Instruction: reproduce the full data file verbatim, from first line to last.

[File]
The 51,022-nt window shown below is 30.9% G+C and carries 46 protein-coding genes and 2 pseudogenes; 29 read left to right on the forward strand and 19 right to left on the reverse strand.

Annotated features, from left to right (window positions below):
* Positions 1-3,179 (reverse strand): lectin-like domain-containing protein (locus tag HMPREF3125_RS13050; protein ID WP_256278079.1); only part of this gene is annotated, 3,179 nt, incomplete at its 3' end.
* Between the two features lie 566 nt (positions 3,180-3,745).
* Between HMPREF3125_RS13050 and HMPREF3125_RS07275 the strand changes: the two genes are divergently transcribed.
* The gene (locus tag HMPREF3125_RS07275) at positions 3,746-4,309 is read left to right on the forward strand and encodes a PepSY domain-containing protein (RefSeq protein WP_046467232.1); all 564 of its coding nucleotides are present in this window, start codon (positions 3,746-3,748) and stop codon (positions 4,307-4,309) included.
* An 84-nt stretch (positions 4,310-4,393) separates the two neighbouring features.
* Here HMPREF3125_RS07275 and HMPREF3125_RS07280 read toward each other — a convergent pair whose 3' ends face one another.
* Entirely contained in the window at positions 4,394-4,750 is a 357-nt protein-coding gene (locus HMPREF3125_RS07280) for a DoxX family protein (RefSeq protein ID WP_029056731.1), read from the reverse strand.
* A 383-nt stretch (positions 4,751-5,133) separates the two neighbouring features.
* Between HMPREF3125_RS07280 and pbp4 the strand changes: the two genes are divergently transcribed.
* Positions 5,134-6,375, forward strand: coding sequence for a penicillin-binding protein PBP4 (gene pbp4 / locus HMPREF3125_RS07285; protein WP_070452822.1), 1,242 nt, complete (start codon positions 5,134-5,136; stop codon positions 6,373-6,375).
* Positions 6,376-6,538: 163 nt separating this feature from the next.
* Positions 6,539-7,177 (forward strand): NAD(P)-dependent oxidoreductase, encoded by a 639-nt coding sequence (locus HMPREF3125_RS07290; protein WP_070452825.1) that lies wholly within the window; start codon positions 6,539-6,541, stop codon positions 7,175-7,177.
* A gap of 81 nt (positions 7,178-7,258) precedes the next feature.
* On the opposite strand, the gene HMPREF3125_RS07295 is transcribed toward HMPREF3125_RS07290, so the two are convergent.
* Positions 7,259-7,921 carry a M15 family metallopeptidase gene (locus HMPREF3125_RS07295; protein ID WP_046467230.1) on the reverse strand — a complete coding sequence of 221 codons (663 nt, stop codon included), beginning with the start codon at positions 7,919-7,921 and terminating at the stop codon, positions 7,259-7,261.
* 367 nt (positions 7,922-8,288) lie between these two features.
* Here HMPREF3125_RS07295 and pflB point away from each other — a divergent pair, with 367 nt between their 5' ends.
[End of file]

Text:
The 51,022-nt window shown below is 30.9% G+C and carries 46 protein-coding genes and 2 pseudogenes; 29 read left to right on the forward strand and 19 right to left on the reverse strand.

Annotated features, from left to right (window positions below):
* Positions 1-3,179 (reverse strand): lectin-like domain-containing protein (locus tag HMPREF3125_RS13050; protein ID WP_256278079.1); only part of this gene is annotated, 3,179 nt, incomplete at its 3' end.
* Between the two features lie 566 nt (positions 3,180-3,745).
* Between HMPREF3125_RS13050 and HMPREF3125_RS07275 the strand changes: the two genes are divergently transcribed.
* The gene (locus tag HMPREF3125_RS07275) at positions 3,746-4,309 is read left to right on the forward strand and encodes a PepSY domain-containing protein (RefSeq protein WP_046467232.1); all 564 of its coding nucleotides are present in this window, start codon (positions 3,746-3,748) and stop codon (positions 4,307-4,309) included.
* An 84-nt stretch (positions 4,310-4,393) separates the two neighbouring features.
* Here HMPREF3125_RS07275 and HMPREF3125_RS07280 read toward each other — a convergent pair whose 3' ends face one another.
* Entirely contained in the window at positions 4,394-4,750 is a 357-nt protein-coding gene (locus HMPREF3125_RS07280) for a DoxX family protein (RefSeq protein ID WP_029056731.1), read from the reverse strand.
* A 383-nt stretch (positions 4,751-5,133) separates the two neighbouring features.
* Between HMPREF3125_RS07280 and pbp4 the strand changes: the two genes are divergently transcribed.
* Positions 5,134-6,375, forward strand: coding sequence for a penicillin-binding protein PBP4 (gene pbp4 / locus HMPREF3125_RS07285; protein WP_070452822.1), 1,242 nt, complete (start codon positions 5,134-5,136; stop codon positions 6,373-6,375).
* Positions 6,376-6,538: 163 nt separating this feature from the next.
* Positions 6,539-7,177 (forward strand): NAD(P)-dependent oxidoreductase, encoded by a 639-nt coding sequence (locus HMPREF3125_RS07290; protein WP_070452825.1) that lies wholly within the window; start codon positions 6,539-6,541, stop codon positions 7,175-7,177.
* A gap of 81 nt (positions 7,178-7,258) precedes the next feature.
* On the opposite strand, the gene HMPREF3125_RS07295 is transcribed toward HMPREF3125_RS07290, so the two are convergent.
* Positions 7,259-7,921 carry a M15 family metallopeptidase gene (locus HMPREF3125_RS07295; protein ID WP_046467230.1) on the reverse strand — a complete coding sequence of 221 codons (663 nt, stop codon included), beginning with the start codon at positions 7,919-7,921 and terminating at the stop codon, positions 7,259-7,261.
* 367 nt (positions 7,922-8,288) lie between these two features.
* Here HMPREF3125_RS07295 and pflB point away from each other — a divergent pair, with 367 nt between their 5' ends.